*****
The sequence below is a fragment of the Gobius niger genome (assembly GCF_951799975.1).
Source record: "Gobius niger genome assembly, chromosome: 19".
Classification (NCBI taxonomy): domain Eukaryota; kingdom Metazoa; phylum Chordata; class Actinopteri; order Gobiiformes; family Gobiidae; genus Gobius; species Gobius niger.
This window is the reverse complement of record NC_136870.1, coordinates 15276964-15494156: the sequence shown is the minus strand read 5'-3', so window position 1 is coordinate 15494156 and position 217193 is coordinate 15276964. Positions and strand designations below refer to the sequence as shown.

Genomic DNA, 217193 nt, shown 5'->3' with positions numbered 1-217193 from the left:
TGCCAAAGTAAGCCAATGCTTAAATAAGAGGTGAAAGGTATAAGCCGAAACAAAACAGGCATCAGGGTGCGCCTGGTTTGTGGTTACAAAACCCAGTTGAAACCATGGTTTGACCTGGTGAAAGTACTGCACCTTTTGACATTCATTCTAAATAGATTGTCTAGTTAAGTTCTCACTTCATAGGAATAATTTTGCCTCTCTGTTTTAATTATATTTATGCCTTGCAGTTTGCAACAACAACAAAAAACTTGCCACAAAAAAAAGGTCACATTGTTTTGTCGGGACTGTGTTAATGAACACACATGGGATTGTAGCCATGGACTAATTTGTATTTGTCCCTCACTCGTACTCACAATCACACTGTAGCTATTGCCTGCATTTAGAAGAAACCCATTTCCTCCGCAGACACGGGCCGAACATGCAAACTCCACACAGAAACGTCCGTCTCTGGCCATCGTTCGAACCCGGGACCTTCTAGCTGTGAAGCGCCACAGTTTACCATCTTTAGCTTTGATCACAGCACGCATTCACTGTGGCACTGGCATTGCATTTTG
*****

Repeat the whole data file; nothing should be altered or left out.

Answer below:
The sequence below is a fragment of the Gobius niger genome (assembly GCF_951799975.1).
Source record: "Gobius niger genome assembly, chromosome: 19".
Classification (NCBI taxonomy): domain Eukaryota; kingdom Metazoa; phylum Chordata; class Actinopteri; order Gobiiformes; family Gobiidae; genus Gobius; species Gobius niger.
This window is the reverse complement of record NC_136870.1, coordinates 15276964-15494156: the sequence shown is the minus strand read 5'-3', so window position 1 is coordinate 15494156 and position 217193 is coordinate 15276964. Positions and strand designations below refer to the sequence as shown.

Genomic DNA, 217193 nt, shown 5'->3' with positions numbered 1-217193 from the left:
TGCCAAAGTAAGCCAATGCTTAAATAAGAGGTGAAAGGTATAAGCCGAAACAAAACAGGCATCAGGGTGCGCCTGGTTTGTGGTTACAAAACCCAGTTGAAACCATGGTTTGACCTGGTGAAAGTACTGCACCTTTTGACATTCATTCTAAATAGATTGTCTAGTTAAGTTCTCACTTCATAGGAATAATTTTGCCTCTCTGTTTTAATTATATTTATGCCTTGCAGTTTGCAACAACAACAAAAAACTTGCCACAAAAAAAAGGTCACATTGTTTTGTCGGGACTGTGTTAATGAACACACATGGGATTGTAGCCATGGACTAATTTGTATTTGTCCCTCACTCGTACTCACAATCACACTGTAGCTATTGCCTGCATTTAGAAGAAACCCATTTCCTCCGCAGACACGGGCCGAACATGCAAACTCCACACAGAAACGTCCGTCTCTGGCCATCGTTCGAACCCGGGACCTTCTAGCTGTGAAGCGCCACAGTTTACCATCTTTAGCTTTGATCACAGCACGCATTCACTGTGGCACTGGCATTGCATTTTG